SuperFriend’s Claire Dellora explains why workplace mental health and well-being is good for business.
Mental health and well-being in the workplace is becoming a hot topic for business leaders with promises of increased productivity and profitability, lower sickness levels and compensation costs. So, what does a mentally healthy workplace look like and what can employers do to create a workplace within which their employees can thrive?
The latest research conducted by SuperFriend, a national workplace mental well-being organisation, asked over 5000 workers across Australia about the current state of mental health and well-being at their workplace. The ‘Indicators of a Thriving Workplace Survey’ measures workplace mental health and well-being against 38 desired state indicators. These indicators are grouped into four key domains: Leadership, Connectedness, Policies and Practices, and Capabilities and Culture.
SuperFriend’s insights strategist Dr Nerida Joss says awareness is increasing, with three in five workers reporting that investing in workplace mental health and well-being would improve productivity and one in two workers believing it would reduce compensation claims and associated costs.
Employee expectations of a mentally healthy workplace are also on the rise, with two in five workers reporting they have previously left a job because of a poor workplace mental health environment.
“The importance of investing in workplace mental health and well-being is on the radars of many business leaders, but a lot of employers simply don’t know where to start. Our research is telling us that two in five workers believe employers lack the skills and training to address mental health and well- being issues,” Joss says.
Where are we at?
According to the research, Australia is about halfway towards optimal mental health and well-being in the workplace with greater progress in the areas of Leadership and Connectedness compared to Policies and Practices, and Capabilities and Culture. The 38 characteristics that have been identified as indicators of a mentally healthy workplace can be used by organisations to get a pulse check on their own current state of mental health and well-being. The survey results can also help to prompt action by identifying an organisation’s strengths and indicating opportunities for improvement.
As a first step, Joss suggests that workplaces create a health and well-being committee, if they don’t already have one, with representation from across the organisation. This approach allows the opinions from different levels of the business to be heard. Only one in every five workers reported that organisation- wide consultation was currently in place.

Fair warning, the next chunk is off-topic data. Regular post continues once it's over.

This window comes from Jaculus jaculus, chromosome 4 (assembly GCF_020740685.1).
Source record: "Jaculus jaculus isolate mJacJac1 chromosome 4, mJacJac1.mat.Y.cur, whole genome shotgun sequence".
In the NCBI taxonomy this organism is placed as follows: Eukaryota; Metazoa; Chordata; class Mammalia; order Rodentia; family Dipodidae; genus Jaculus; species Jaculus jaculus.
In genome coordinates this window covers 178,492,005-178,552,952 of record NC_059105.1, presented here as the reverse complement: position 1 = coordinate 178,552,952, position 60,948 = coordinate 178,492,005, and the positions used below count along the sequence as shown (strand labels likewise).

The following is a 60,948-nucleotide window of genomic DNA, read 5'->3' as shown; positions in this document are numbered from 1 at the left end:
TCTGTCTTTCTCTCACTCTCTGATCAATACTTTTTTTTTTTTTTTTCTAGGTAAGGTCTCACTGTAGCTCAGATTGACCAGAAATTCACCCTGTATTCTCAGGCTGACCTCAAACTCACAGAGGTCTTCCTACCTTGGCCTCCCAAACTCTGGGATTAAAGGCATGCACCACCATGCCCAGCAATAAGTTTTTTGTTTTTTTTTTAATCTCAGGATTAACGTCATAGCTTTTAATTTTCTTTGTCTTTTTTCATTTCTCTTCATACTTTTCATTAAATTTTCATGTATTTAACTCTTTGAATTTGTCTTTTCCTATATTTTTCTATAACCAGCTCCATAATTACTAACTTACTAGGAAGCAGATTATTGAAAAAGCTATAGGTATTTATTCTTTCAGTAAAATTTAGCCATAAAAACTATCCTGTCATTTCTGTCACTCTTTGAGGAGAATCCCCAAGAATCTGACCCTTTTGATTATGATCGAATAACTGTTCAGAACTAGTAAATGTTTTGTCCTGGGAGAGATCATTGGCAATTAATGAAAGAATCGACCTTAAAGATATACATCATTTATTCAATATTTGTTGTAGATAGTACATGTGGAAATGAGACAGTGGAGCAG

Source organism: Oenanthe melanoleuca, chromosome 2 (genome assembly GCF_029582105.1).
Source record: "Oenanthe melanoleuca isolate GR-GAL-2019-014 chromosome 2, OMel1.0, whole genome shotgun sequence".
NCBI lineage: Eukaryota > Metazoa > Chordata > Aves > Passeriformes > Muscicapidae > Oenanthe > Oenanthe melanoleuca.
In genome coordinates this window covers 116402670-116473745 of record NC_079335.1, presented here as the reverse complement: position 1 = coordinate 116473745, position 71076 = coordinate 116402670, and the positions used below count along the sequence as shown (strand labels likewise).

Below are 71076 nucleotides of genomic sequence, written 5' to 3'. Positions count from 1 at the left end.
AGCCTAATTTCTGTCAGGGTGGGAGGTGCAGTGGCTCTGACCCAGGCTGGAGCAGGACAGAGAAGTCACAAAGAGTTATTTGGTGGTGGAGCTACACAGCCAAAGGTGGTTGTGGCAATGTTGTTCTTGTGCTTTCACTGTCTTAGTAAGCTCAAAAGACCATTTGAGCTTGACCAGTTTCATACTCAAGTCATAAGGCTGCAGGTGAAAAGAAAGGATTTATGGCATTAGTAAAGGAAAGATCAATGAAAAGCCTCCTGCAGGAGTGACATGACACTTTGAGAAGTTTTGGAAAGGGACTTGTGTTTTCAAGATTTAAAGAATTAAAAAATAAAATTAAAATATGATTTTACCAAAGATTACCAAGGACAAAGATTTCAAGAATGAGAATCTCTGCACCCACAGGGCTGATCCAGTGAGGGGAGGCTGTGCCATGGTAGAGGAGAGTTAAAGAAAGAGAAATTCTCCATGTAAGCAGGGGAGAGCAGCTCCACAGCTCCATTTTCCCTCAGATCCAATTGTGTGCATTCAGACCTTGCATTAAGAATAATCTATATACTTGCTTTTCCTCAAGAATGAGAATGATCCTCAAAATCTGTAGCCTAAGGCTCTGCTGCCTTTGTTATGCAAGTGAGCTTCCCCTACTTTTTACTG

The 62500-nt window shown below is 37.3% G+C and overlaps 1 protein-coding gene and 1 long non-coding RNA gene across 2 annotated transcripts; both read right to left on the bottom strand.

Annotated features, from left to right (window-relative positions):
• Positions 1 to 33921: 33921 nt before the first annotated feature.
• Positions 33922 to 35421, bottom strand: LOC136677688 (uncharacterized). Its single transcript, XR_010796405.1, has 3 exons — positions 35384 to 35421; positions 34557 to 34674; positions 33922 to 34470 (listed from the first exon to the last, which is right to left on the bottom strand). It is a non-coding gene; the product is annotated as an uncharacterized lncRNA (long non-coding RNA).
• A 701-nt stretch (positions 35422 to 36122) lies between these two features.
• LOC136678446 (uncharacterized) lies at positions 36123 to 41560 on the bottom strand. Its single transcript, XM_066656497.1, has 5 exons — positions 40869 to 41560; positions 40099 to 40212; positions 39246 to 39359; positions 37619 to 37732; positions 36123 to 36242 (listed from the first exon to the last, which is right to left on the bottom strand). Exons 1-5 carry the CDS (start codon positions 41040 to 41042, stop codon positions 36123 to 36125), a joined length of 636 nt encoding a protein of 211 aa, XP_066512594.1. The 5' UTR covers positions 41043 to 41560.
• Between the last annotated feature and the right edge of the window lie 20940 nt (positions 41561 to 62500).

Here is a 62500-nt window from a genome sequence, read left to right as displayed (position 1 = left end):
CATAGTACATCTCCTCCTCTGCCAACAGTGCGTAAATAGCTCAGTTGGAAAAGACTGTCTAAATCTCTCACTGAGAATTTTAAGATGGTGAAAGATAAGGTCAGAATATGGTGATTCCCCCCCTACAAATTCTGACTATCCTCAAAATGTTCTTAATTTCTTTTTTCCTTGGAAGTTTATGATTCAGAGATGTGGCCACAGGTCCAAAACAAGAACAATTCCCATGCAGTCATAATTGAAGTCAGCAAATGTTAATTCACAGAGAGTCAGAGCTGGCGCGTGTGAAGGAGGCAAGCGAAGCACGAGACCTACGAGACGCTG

“Business owners and leaders are likely to see their workplace environment in a more a positive light,” Joss says. “So, it is important
to ask the whole organisation for feedback to get an accurate understanding of issues and opportunities. Workplace health and well-being is more than just the fruit box, subsidised yoga sessions or having the right policies in place – a mental health and well-being strategy that is actively promoted and implemented ensures initiatives are based on need, are measurable and can create long-term outcomes.”
Joss says the survey shows that one in two workers are not aware of any mental health and well-being policies in place at their workplace while only one in six workers believes their workplace policies are being implemented effectively.
Leaders who set a positive example and walk the talk can support the development of a mentally healthy workplace that brings these policies alive, raises awareness and reduces the stigma associated with mental health issues.
Through its research, SuperFriend also discovered what the most mentally healthy organisations are doing to support the mental health and well-being of their employees. Workers who responded to the survey and reported that 80 percent of the indicators were in place had common themes to their responses.
According to these workers, their workplace environment has employees who are friendly and courteous and managers who are accessible and who listen to their employees.
These organisations make an effort help their employees find purpose and meaning in their work and create a culture that encourages open discussion about issues that affect mental health and well- being. These workers were also more likely to report loving their job and describing their employer as one of the best in the sector with regard to creating and sustaining a mentally healthy workplace.
But where do you start?
“To help employers get started, the report includes evidence-based actions in each of the four domains,” Joss says. “For example, by fostering a culture of care across the organisation, employees will feel more connected and valued, and from the report we know connected workers are twice as likely to report being happy in their job.
“To achieve this, it may be as simple as colleagues being courteous to each other by greeting each other in the morning, smiling, making eye contact or saying thank you. Other solutions include creating spaces to connect with others away from their main work environment.”
SuperFriend is focused on creating positive, healthy and safe working environments. It works with businesses to support, develop and embed workplace mental health and well-being practices, as well as guiding organisations to build supportive and high performing teams through workplace programs and resources.
For more information, visit superfriend.com.au/resources/indicators-thriving-workplace.
This article also appears in the August/September issue of Facility Management magazine.